Before we go onto installing anything else we should make sure ubuntu has the latest packages installed.
Run:
sudo apt-get upgrade

SAMBA Shares
So you can access your downloaded files we'll set up a samba share. This works best as you'll be able to access the files from Windows as well.

To install samba

sudo apt-get install samba -y

Once that is done we need to configure it.
I have my torrent box set up to have two folders shared
  • Partial Downloads
  • Completed

Make these folders in the home of the user that you're using for torrents.

mkdir ~/partial
mkdir ~/completed

Now edit /etc/samba/smb.conf so the shares are visible.

sudo nano /etc/samba/smb.conf

What we want to add are these lines under [global]
security = share
usershare allow guests = yes

Then at the bottom of the file add these lines
[Completed]

	path = /home/<your username>/completed
	read only = no
	guest ok = yes
	force user = <your username>

[Partial Download]

	path = /home/<your username>/partial
	read only = no
	guest ok = yes
	force user = <your username>

Change <your username> to what ever the user name is you've created the folders in. Don't forget that linux IS case sensitive. ToRRent is not the same as torrent.

Now anyone can create, delete and modify files in those directories. (I'm assuming you trust anyone accessing your share)

Configuring Deluge
Server Side(The torrent box)
Now on to Deluge. I use Deluge because it has some good features I like. It has a client/server architecture which allows you to have the server on a seperate computer and connect the GUI client side to it over the network. It also has the plugins I need, a blocklist (ala PeerGuardian) and a web UI.

To get the latest version of Deluge for Ubuntu

sudo add-apt-repository ppa:deluge-team/ppa
NB: If add-apt-repository does not work you can install it by running
sudo apt-get install python-software-properties

If everything goes okay you should get a message saying it has imported a key.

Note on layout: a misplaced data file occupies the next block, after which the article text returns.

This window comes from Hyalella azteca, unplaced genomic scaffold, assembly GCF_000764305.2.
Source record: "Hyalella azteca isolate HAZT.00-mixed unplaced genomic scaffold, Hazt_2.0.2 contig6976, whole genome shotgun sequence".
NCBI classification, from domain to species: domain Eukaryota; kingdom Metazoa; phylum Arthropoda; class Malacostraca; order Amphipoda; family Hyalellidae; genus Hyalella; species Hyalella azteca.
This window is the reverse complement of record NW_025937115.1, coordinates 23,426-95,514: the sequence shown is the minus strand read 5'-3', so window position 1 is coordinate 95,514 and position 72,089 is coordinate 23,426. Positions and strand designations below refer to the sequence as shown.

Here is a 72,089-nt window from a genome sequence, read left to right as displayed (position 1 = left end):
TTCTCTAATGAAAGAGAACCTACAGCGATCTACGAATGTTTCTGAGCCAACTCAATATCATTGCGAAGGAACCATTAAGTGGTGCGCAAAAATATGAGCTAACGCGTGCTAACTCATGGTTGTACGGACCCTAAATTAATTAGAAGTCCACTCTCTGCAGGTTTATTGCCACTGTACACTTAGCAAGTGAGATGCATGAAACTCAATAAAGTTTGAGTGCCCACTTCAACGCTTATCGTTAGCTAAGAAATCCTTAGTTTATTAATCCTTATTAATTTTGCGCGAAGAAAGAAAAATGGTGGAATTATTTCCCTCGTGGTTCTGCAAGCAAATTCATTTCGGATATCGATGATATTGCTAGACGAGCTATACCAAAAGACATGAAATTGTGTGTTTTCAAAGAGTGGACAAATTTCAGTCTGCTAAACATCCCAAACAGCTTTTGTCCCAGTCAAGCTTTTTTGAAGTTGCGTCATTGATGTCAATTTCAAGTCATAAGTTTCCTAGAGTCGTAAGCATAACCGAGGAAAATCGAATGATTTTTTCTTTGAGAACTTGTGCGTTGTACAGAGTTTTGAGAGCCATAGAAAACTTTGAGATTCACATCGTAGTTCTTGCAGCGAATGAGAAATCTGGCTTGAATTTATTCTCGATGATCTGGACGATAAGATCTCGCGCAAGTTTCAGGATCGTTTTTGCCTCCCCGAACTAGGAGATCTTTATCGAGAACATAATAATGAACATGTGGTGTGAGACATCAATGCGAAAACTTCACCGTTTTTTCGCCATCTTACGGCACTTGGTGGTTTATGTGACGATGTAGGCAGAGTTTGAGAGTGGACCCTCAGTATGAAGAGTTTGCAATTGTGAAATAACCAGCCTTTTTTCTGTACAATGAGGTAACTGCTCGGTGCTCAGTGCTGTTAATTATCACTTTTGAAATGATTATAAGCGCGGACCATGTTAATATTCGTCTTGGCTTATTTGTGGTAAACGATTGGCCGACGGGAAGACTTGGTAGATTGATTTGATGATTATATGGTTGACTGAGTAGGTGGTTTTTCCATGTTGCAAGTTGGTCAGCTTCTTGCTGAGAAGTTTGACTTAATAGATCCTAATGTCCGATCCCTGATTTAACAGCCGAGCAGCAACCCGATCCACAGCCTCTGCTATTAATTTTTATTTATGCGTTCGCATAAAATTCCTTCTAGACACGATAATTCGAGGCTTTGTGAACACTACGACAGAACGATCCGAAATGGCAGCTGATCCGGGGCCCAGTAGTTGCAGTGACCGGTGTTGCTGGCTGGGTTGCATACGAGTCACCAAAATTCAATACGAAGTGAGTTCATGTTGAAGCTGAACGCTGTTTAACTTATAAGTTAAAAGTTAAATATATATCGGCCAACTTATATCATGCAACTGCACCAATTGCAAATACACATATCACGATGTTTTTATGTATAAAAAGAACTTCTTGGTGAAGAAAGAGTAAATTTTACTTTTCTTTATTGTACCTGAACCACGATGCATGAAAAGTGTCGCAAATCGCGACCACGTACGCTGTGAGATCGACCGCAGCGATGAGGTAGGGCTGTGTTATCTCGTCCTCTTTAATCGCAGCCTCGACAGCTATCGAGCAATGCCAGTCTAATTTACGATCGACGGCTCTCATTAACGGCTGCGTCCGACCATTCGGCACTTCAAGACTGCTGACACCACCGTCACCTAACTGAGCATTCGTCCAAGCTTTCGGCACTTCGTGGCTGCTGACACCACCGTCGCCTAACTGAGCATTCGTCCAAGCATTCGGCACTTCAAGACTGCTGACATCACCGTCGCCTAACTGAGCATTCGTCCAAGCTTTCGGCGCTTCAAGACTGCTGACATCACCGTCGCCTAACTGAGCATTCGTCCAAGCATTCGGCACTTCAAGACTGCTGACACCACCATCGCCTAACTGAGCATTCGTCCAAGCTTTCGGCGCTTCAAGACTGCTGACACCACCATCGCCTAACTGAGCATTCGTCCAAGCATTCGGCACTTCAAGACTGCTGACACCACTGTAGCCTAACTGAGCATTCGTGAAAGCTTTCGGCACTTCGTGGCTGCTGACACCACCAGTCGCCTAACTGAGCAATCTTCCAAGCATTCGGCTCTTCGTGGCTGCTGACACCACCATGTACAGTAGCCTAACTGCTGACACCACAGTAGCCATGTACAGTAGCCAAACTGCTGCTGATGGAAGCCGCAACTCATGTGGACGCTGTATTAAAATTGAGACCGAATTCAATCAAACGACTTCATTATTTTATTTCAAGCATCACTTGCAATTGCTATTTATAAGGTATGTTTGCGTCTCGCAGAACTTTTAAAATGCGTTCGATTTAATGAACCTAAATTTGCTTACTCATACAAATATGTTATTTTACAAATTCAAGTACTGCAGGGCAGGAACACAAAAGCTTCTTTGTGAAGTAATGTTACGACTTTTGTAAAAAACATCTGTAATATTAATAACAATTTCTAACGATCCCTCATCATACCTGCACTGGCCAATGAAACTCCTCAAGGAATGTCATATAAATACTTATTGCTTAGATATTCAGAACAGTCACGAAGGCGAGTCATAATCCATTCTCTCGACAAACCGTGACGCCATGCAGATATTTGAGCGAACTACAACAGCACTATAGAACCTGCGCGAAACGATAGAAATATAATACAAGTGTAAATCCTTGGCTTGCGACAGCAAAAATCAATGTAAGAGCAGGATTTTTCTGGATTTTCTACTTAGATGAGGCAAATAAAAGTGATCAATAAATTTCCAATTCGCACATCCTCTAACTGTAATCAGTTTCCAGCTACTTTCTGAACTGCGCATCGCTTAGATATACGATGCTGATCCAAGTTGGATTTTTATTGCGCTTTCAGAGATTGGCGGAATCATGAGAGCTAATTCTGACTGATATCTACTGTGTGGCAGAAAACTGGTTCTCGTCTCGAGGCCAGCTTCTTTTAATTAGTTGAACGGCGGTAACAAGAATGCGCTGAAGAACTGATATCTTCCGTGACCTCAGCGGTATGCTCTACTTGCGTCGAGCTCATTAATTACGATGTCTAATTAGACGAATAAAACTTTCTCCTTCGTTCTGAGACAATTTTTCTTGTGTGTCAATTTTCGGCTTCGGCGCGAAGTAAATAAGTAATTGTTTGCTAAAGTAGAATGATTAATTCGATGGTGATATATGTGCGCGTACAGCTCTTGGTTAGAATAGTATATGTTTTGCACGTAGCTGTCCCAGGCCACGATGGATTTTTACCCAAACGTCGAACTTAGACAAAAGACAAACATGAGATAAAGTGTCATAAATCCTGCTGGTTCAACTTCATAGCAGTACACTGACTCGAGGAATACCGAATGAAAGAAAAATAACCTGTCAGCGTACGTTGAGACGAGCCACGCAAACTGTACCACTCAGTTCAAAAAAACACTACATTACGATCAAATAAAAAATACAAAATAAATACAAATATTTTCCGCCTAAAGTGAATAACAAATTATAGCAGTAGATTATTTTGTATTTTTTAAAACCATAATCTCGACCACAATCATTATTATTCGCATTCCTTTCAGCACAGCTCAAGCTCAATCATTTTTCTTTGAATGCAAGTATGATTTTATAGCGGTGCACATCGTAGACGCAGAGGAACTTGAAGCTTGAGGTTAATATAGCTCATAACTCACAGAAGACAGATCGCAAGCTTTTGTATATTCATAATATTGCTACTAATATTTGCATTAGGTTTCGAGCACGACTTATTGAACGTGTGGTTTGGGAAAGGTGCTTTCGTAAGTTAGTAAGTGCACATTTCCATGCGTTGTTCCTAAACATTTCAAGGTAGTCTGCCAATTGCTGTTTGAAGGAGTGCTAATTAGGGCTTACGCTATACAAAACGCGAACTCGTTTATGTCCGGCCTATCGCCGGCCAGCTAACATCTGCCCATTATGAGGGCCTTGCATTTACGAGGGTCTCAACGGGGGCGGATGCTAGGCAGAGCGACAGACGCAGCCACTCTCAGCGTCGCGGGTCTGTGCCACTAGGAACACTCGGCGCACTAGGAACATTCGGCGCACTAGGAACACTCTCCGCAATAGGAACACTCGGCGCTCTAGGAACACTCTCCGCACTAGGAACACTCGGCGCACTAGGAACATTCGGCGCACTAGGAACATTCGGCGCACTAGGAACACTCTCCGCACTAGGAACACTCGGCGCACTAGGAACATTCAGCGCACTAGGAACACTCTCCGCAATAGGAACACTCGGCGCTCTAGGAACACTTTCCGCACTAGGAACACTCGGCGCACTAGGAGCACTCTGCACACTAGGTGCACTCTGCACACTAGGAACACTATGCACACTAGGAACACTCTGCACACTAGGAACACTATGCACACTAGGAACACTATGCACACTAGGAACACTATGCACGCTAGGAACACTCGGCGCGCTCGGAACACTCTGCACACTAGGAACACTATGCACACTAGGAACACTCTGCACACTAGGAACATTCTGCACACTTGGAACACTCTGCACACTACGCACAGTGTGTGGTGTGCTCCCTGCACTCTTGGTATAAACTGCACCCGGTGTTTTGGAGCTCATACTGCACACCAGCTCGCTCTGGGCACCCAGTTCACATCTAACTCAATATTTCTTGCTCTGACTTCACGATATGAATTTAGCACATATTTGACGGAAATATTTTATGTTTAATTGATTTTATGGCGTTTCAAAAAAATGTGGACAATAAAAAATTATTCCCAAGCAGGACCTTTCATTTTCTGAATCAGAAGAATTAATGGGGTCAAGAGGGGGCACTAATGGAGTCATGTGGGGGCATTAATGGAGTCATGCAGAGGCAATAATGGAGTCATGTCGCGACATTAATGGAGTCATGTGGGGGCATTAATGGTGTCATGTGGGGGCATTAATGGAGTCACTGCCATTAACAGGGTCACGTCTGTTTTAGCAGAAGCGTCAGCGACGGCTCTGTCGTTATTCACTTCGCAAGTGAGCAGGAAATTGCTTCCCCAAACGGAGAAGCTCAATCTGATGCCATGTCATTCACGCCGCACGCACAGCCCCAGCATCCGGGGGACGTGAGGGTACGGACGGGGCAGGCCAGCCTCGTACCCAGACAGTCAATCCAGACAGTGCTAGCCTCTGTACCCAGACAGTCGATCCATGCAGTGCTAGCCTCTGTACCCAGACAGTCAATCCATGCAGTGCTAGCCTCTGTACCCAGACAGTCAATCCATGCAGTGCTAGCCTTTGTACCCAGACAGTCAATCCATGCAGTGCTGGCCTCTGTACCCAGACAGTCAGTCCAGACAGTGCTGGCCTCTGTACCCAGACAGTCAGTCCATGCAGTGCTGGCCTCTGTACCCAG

Once this is done, update apt-get so it knows Deluge is there and then install Deluge.

sudo apt-get update
sudo apt-get deluged deluge-web deluge-console

This will download the daemon, the web client and the console client.

Now we'll set Deluge up to auto-run the daemon and the web-ui
Follow this guide from Deluge themselves http://dev.deluge-to...itScript/Ubuntu
(There's also guides for other distributions at http://dev.deluge-to...uide/InitScript)

Client Side(Your desktop)
On the client side of things you'll want to install Deluge which you can get from http://dev.deluge-to...g/wiki/Download or if you're on Linux, your package manager(for Ubuntu all you need is deluge, deluge-common and deluge-gtk)

To connect to your deluge server follow these 10 simple steps:

1.Run deluge.
2.Go to "Preferences -> Interface" and untick "Enable" under "Classic Mode".
3.Restart deluge. You should now see a connection manager box pop up.
4.Remove the localhost daemon.
5.Click "Add" and enter your server's ip.
6.Leave the port as default.
7.Enter the username & password you added to the authentication file.
8.Click "Add" to add your server's daemon. You should now see a green tick as the status for the host you just added.
9.(Optional) Expand "Options" and select "Automatically connect to selected host on startup" and "Do not show this dialog on start-up".
10.Click "Connect" and the connection manager pop up box should disappear.